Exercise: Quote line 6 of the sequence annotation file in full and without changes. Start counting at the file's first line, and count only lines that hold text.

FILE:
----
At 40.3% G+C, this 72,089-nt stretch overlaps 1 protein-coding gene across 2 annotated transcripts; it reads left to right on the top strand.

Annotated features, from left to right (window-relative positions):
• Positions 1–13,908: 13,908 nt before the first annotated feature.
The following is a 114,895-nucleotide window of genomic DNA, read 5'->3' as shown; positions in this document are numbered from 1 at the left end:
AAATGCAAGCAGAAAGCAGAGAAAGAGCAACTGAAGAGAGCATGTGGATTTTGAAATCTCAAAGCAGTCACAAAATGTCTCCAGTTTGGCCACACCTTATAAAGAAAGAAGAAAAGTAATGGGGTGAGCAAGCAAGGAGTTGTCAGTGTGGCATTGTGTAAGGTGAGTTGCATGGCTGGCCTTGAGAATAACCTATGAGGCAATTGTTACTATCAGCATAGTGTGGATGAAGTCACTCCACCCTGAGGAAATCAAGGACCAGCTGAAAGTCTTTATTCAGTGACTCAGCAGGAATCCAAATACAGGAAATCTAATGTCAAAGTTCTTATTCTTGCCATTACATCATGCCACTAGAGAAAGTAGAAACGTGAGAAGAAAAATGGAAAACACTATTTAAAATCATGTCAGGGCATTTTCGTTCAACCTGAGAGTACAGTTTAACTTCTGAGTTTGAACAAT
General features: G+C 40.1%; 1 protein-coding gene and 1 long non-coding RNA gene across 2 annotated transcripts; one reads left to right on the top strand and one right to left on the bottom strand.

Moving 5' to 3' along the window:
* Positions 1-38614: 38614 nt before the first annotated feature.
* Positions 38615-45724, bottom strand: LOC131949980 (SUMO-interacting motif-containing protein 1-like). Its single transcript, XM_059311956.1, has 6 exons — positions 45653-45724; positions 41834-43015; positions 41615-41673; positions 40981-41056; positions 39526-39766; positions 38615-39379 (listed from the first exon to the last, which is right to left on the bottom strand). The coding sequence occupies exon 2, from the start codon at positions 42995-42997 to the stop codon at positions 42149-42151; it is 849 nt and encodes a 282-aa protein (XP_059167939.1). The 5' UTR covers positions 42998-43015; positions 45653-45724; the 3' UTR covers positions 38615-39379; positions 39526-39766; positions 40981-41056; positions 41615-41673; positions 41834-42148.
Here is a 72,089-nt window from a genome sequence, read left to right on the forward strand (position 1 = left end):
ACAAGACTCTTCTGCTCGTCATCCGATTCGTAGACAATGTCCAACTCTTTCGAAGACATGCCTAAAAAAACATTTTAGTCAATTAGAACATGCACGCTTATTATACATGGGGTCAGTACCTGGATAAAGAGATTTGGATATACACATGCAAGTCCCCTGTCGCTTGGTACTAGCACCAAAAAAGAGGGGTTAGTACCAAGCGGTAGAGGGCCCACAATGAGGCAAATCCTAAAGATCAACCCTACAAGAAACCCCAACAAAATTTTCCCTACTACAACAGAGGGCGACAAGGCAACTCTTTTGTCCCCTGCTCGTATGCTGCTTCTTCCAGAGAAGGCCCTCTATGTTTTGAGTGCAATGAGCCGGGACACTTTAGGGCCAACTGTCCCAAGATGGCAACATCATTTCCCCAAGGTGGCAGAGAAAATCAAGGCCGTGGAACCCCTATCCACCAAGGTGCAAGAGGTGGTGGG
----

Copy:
General features: G+C 40.1%; 1 protein-coding gene and 1 long non-coding RNA gene across 2 annotated transcripts; one reads left to right on the top strand and one right to left on the bottom strand.